During one of the days wherein I was in intense pain along with having a sinus infection, I stayed in bed and read. I normally don't read books in one day. I haven't since the time of Redwall back in, well, '96. Needless, to say I haven't put myself in the situation where I have the time to finish a book so quickly. Well, in that period of convalescence I had just so the opportunity. The book I chose for this wonderful feat, Looking for the King by David Downing. The book intrigued me because in included in its cast of characters CS Lewis and JRR Tolkien, both whom I admire as Christians and writers but most especially as Christian writers.
Downing is something of a Lewis scholar. He has spent much of his published time on the life and work of CS Lewis. The thing about Lewis is that to get in touch with him requires that one get in touch with and get to know his friends, the Inklings, most notably Tolkien and a hitherto mysterious man, Charles Williams. Being so familiar with their works Downing used both actual quotes from them within the book as well as giving a very life like caricature of those men.
Really that is the charm of the book. I found the plot is pedestrian though enjoyable. It's somewhat predictable and lacks a real spark. The villain is not developed enough to really have much effect on the reader. He is too clouded in mystery to really care what happens to him, good, bad, or nothing at all. The protagonists are likable, and as an American, I found them relatable.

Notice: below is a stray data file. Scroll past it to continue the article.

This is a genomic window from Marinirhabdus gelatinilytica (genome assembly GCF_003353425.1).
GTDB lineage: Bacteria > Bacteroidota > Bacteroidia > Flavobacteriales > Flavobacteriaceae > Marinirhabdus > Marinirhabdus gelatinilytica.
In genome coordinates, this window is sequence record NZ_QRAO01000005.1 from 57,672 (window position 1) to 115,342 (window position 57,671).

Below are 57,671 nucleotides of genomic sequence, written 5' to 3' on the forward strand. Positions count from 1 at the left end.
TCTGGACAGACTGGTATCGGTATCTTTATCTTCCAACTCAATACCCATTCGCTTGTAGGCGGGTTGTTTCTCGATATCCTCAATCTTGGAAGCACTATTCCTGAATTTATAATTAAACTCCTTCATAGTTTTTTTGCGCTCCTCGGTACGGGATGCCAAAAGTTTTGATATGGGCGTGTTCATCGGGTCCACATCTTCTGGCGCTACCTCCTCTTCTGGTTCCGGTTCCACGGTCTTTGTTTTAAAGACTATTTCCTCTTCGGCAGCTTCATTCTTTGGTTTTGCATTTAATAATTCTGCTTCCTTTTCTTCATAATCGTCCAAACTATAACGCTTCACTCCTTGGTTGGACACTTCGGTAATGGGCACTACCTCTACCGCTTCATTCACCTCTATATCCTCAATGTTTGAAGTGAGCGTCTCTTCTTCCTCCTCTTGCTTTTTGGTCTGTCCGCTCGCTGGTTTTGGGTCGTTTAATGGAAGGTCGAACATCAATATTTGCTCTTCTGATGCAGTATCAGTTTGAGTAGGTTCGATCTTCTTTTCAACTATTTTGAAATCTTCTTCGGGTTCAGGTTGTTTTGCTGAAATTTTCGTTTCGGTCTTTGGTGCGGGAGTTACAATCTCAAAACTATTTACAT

For none of these reasons could I put the book down, rather, I felt that through this book I was getting to know Lewis, and Tolkien, and Williams, in their wisdom, in their humor, in their quirkiness. I couldn't wait for the next passage with one of them in it because some sort of gem would hidden within Downing's lines. I felt like I was in the pub joking with them, sitting in on an actual lecture of theirs, walking along the Thames with them.
If you're a fan of any of the aforementioned men, I would suggest reading this just for the sheer delight of meeting them in their own context and milieu instead of merely on the pages of Mere Christianity or The Hobbit.